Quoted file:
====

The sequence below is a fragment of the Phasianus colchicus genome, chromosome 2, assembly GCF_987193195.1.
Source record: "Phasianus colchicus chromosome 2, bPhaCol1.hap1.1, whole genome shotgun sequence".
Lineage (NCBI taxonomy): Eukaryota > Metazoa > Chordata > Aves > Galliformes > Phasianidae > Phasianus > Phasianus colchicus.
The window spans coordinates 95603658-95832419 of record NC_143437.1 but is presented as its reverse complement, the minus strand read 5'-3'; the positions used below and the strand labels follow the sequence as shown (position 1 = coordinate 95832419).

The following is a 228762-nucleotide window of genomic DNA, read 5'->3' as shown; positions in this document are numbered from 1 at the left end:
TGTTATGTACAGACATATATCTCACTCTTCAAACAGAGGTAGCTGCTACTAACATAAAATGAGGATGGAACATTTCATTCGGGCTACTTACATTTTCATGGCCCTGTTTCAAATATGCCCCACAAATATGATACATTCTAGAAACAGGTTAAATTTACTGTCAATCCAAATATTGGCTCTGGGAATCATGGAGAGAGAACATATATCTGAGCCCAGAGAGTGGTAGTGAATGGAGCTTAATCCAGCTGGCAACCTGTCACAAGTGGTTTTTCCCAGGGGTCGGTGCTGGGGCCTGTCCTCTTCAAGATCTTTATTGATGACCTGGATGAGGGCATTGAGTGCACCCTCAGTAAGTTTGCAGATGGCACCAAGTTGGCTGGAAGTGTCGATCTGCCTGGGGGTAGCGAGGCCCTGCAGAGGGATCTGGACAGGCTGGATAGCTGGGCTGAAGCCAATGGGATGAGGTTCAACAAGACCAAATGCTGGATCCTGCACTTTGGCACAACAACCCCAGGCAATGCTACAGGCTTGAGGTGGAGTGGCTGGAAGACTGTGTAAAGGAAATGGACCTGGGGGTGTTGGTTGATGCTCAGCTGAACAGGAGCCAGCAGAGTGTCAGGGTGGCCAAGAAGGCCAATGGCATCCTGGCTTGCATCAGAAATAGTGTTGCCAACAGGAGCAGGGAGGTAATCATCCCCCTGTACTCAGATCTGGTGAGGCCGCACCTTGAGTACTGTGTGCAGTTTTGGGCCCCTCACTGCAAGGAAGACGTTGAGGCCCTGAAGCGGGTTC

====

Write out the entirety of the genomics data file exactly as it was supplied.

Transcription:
The sequence below is a fragment of the Phasianus colchicus genome, chromosome 2, assembly GCF_987193195.1.
Source record: "Phasianus colchicus chromosome 2, bPhaCol1.hap1.1, whole genome shotgun sequence".
Lineage (NCBI taxonomy): Eukaryota > Metazoa > Chordata > Aves > Galliformes > Phasianidae > Phasianus > Phasianus colchicus.
The window spans coordinates 95603658-95832419 of record NC_143437.1 but is presented as its reverse complement, the minus strand read 5'-3'; the positions used below and the strand labels follow the sequence as shown (position 1 = coordinate 95832419).

The following is a 228762-nucleotide window of genomic DNA, read 5'->3' as shown; positions in this document are numbered from 1 at the left end:
TGTTATGTACAGACATATATCTCACTCTTCAAACAGAGGTAGCTGCTACTAACATAAAATGAGGATGGAACATTTCATTCGGGCTACTTACATTTTCATGGCCCTGTTTCAAATATGCCCCACAAATATGATACATTCTAGAAACAGGTTAAATTTACTGTCAATCCAAATATTGGCTCTGGGAATCATGGAGAGAGAACATATATCTGAGCCCAGAGAGTGGTAGTGAATGGAGCTTAATCCAGCTGGCAACCTGTCACAAGTGGTTTTTCCCAGGGGTCGGTGCTGGGGCCTGTCCTCTTCAAGATCTTTATTGATGACCTGGATGAGGGCATTGAGTGCACCCTCAGTAAGTTTGCAGATGGCACCAAGTTGGCTGGAAGTGTCGATCTGCCTGGGGGTAGCGAGGCCCTGCAGAGGGATCTGGACAGGCTGGATAGCTGGGCTGAAGCCAATGGGATGAGGTTCAACAAGACCAAATGCTGGATCCTGCACTTTGGCACAACAACCCCAGGCAATGCTACAGGCTTGAGGTGGAGTGGCTGGAAGACTGTGTAAAGGAAATGGACCTGGGGGTGTTGGTTGATGCTCAGCTGAACAGGAGCCAGCAGAGTGTCAGGGTGGCCAAGAAGGCCAATGGCATCCTGGCTTGCATCAGAAATAGTGTTGCCAACAGGAGCAGGGAGGTAATCATCCCCCTGTACTCAGATCTGGTGAGGCCGCACCTTGAGTACTGTGTGCAGTTTTGGGCCCCTCACTGCAAGGAAGACGTTGAGGCCCTGAAGCGGGTTC